Section 1.5 of the Founder Friendly Standard says:

New equity of any kind, including stock option pools, dilutes all equity holders equally. Therefore, no investor in the company has anti-dilution rights of any kind.

The Gust Series Seed Term Sheet doesn’t meet Section 1.5 of the Founder Friendly Standard. The price per share is calculated using a set-aside of 15% of the company’s shares as an option pool. The pool exists after the investment is made but is used in the calculations before the investment is made. This means that all of the shares of the option pool come from the Founders shares, not the investor shares. The investors are protected from dilution for future employees.

The conversion of Preferred into Common shares is subject to the “Broad-based Weighted Average anti-dilution protection.” This means that if the company raises money in the future at a lower valuation than the valuation used in the current round, the current investors will be partially protected. According to Gust, this provision is the “middle-of-road industry standard, halfway between the Founder-biased no anti-dilution approach and the investor-biased full ratchet anti-dilution version.”

The focus on the down-side protection seems misplaced in such an early round of funding. Early-stage companies are risky by definition; that risk should be shared equally. Does that sound right to you?

Section 2.1 of the Founder Friendly Standard says:

Founders agree in writing they will give and receive performance reviews at the end of each fiscal quarter for the first four (4) years.

The Gust Term Sheet doesn’t address the principle laid out in section 2.1 of the Founder Friendly Standard. The term sheet is silent on this issue.

Section 2.2 of the Founder Friendly Standard says:

Sweat equity vests each month over a period of four (4) years with a one (1) year vesting cliff. Vesting begins on the date shares are issued.

The Gust Series Seed Term Sheet does meet Section 2.2 of the Founder Friendly Standard. The term sheet provides for “reverse vesting” so the company can repurchase unvested stock if a Founder leaves before four years. The term sheet provides for full acceleration upon “double trigger,” meaning if the company is acquired prior to the 4-year period and the new company terminates a Founder, that Founder’s remaining stock immediately vests.

Section 2.3 of the Founder Friendly Standard says:

Founders keep all information confidential and assign the company all intellectual property created within the scope of their work for the company.

The Gust Series Seed Term Sheet does meet Section 2.3 of the Founder Friendly Standard. The term sheet requires all Founders to have assigned all relevant IP to the company and executed a non-disclosure agreement.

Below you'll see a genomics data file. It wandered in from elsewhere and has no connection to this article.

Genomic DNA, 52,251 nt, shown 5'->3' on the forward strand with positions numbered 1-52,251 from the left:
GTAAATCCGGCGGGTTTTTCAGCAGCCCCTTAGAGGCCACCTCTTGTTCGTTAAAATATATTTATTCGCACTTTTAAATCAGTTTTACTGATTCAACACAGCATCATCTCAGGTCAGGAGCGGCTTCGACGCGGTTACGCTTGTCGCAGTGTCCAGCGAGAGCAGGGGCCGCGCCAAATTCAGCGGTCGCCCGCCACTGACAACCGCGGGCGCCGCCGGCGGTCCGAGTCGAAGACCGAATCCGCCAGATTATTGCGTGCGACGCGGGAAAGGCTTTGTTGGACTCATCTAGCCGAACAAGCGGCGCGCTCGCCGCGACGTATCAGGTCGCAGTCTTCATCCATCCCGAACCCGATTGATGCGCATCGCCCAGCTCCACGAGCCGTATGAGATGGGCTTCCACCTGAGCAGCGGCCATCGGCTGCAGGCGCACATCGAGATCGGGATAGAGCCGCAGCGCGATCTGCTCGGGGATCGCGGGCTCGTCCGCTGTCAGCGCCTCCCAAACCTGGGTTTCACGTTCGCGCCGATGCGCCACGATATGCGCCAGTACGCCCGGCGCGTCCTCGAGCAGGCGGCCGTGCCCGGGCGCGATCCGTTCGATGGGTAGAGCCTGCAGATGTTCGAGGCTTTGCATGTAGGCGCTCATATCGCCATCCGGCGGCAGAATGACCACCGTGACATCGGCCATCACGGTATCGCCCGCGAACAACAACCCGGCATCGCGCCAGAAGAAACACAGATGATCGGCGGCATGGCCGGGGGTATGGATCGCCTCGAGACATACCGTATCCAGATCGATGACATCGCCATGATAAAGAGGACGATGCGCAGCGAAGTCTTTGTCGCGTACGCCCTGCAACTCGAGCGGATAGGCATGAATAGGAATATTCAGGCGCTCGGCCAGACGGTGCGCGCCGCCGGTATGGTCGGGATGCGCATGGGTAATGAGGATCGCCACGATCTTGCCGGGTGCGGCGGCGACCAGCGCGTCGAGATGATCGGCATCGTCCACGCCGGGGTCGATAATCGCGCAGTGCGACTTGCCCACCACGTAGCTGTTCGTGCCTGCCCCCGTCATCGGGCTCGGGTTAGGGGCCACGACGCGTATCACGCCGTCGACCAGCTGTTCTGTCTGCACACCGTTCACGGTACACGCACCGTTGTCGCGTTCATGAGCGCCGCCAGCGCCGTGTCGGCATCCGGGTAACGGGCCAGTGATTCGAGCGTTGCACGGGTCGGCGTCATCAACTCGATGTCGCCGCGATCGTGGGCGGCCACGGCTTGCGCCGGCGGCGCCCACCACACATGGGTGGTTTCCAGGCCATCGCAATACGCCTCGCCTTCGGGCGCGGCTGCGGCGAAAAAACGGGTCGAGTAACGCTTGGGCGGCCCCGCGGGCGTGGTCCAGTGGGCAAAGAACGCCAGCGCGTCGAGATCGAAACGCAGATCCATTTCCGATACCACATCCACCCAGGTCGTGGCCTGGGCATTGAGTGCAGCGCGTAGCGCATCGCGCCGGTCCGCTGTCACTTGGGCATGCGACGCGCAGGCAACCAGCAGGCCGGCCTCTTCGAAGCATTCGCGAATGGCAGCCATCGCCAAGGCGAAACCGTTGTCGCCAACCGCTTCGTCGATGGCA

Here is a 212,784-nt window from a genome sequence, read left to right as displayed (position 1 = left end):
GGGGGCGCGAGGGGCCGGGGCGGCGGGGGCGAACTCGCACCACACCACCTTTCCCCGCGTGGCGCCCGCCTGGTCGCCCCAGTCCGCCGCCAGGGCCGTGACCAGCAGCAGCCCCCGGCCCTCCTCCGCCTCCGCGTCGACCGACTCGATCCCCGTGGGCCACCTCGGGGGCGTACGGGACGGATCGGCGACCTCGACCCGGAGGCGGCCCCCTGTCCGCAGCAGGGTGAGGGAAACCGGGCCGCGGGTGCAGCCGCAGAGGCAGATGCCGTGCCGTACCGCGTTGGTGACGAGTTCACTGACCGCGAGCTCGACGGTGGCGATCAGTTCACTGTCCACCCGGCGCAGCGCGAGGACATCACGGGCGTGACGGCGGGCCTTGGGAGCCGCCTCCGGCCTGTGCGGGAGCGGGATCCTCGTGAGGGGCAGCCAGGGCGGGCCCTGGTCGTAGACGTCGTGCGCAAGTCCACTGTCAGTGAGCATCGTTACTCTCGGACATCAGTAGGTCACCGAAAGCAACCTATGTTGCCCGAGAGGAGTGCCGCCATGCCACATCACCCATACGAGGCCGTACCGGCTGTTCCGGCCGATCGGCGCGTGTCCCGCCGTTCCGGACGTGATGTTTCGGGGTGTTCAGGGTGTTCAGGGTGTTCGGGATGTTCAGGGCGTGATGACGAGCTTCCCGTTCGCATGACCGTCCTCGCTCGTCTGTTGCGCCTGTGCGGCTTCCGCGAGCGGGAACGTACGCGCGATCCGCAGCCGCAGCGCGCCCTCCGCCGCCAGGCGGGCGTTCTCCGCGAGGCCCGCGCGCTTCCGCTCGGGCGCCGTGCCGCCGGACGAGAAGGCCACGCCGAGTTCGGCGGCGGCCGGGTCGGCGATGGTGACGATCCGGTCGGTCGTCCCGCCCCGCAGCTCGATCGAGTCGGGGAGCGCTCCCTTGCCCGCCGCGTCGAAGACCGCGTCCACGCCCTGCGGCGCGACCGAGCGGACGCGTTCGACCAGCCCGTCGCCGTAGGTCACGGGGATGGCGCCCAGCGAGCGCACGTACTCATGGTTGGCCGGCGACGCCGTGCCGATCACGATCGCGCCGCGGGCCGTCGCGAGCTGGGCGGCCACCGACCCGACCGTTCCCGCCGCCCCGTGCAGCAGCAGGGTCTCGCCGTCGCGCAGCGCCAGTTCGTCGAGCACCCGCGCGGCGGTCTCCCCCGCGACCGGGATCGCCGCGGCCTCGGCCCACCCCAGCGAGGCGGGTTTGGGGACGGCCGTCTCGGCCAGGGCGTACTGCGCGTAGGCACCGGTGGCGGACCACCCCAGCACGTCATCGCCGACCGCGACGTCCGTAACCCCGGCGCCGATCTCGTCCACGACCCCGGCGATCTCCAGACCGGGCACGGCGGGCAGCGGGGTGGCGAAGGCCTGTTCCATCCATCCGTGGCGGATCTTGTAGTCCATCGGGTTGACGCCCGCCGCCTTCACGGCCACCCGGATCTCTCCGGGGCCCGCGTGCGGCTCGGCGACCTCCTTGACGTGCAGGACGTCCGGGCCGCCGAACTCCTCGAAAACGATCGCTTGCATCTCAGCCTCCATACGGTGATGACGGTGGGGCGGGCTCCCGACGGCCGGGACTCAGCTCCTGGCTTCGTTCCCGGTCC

Section 2.4 of the Founder Friendly Standard says:

Due to potentially devastating tax consequences, the company tells individuals receiving sweat equity in the United States to consult with a tax professional about making an election under Section 83(b) of the Internal Revenue Code. Founders who live or pay taxes outside the United States are similarly advised to consult tax professionals about applicable local and national taxes.

The Gust Series Seed Term Sheet doesn’t address Section 2.4 of the Founder Friendly Standard. The term sheet is silent on this issue.

Section 2.5 of the Founder Friendly Standard says:

Non-compete restrictions only apply to employee or independent contractor agreements and do not survive termination. The company’s bylaws and other investor agreements are either silent on the issue of non-competition or expressly allow competition.

The Gust Series Seed Term Sheet doesn’t meet Section 2.5 of the Founder Friendly Standard. The term sheet requires Founders sign a non-compete and non-solicitation agreement that extend one year after termination. Non-competes can restrict Founders’ ability to find work in their industry.

This isn’t fair for Founders receiving below-market salaries; it’s unlikely they will have enough savings while they look for jobs in other industries. Fired and restricted from finding work, founders can be exploited when it comes time to sell their equity. Have you ever heard of this happening to a founder?

Section 3.1 of the Founder Friendly Standard says:

For at least the first two (2) years of operations, the company will not agree to pay the legal expenses of any investor as a condition of investment.